The Telegraph
Friday , February 1 , 2013
Since 1st March, 1999
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Free speech at Rahul’s first meeting

New Delhi, Jan. 31: Rahul Gandhi has straightaway done something his mother couldn’t in her 14 years as Congress president: provided a platform to office-bearers to unburden themselves without fear or inhibition.

Days after his first formal meeting, when the interaction was limited to exchange of pleasantries, Rahul today asked the office-bearers to speak frankly and tell the truth without reservation.

“Don’t keep anything in your heart. I will not mind, I will not hold a grudge against anybody. I want to understand the real picture. If you don’t tell me the truth about the party, where will you?” he said.

Never since 1998 when Sonia Gandhi took over, or earlier when the Congress was headed by others, has such an extended meeting been given such freedom.

Even general secretaries, the powerful elite in the party, rarely got an opportunity to freely discuss issues outside their area of responsibility with Sonia. Secretaries speaking about politics and organisation before the party boss was a distant dream.

Even the Congress Working Committee (CWC), whose meetings are often agenda-specific, is structured and the fear of repercussions overrides the desire to speak the truth.

But Rahul has said he wants to learn from everyone, so no time limit was fixed for the meeting. As secretaries could not speak today, he has called another meeting tomorrow before he goes ahead and restructures the team or formulates policies.

Many leaders were delighted and some saw this as “the dawn of a new culture” in this closed, regimented system.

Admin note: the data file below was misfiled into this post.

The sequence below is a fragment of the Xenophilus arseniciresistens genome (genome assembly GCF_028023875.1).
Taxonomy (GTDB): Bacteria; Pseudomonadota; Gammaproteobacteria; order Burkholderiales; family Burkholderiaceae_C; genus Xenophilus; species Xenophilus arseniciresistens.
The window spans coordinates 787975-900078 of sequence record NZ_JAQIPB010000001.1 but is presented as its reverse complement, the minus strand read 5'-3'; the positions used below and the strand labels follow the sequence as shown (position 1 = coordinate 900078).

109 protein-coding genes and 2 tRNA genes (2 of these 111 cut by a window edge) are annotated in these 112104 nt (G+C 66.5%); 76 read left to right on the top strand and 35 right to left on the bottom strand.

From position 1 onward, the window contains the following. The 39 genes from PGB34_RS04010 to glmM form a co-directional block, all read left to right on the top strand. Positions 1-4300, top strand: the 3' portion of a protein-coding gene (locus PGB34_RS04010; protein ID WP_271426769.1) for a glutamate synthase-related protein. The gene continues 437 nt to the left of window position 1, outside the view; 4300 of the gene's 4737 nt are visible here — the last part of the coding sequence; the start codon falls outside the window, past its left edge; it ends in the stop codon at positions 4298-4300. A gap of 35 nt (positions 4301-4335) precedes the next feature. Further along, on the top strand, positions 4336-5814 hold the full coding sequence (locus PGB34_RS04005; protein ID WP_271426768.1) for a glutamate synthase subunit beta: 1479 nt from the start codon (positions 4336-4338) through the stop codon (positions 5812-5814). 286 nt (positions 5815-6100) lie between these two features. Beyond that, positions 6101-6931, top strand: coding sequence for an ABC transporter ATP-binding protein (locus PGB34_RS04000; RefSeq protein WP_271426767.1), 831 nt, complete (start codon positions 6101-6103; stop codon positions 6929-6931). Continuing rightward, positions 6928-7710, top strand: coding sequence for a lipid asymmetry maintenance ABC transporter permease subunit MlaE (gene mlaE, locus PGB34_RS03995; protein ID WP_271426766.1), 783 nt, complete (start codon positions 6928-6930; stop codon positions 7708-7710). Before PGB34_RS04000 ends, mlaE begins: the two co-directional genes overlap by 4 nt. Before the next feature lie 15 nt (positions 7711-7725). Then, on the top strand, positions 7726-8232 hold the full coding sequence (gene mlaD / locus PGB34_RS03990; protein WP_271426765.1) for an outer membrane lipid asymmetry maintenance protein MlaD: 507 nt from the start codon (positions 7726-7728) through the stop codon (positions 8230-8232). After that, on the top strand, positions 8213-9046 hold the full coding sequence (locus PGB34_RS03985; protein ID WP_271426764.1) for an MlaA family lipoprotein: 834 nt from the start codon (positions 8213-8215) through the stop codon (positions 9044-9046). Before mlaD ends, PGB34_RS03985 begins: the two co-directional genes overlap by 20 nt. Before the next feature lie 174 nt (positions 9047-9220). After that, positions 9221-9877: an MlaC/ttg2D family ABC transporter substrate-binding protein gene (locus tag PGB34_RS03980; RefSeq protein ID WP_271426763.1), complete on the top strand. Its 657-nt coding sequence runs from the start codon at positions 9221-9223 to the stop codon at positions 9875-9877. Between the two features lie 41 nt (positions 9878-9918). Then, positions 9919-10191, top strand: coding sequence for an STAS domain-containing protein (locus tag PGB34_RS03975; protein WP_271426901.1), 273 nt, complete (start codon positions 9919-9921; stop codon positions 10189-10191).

Janardan Dwivedi, who briefed the media after the meeting, only said Rahul wanted to hear frank views and asked for focus on the future roadmap, not past mistakes.

A strict gag order was imposed on the participants, who largely honoured the diktat and refused to reveal what transpired inside. But some information that leaked in bits and pieces indicated that leaders did speak freely.

If some mustered the courage to talk about infighting, conspiracies, groupism and favouritism, others dwelt on systemic issues that have affected the party for long. One leader asked him to clear the suspense over the reshuffle in the party as everything was suspended in anticipation while another advised him not to hurry and bring about changes only after understanding the whole gamut of issues.

Suggestions like strict implementation of one-man-one-post, rewarding genuine workers, building local leadership across districts and states, early declaration of candidates for elections, constitution of booth committees and curbing over-reliance on outsiders came from many leaders.

Practical difficulties like the decision of general secretaries, PCC chiefs or state in-charge to contest an election, derailing the management system, were pointed out. One general secretary objected to the practice of giving organisational responsibility to ministers. The question of unfair ticket distribution also cropped up.

Rahul, who heard out everyone, set up a committee on election funding as promised by Sonia at the Jaipur conclave. Headed by Ambika Soni, it will include Veerappa Moily, M.S. Gill, Mani Shankar Aiyar, EMS Nachiappan and Mohan Gopal.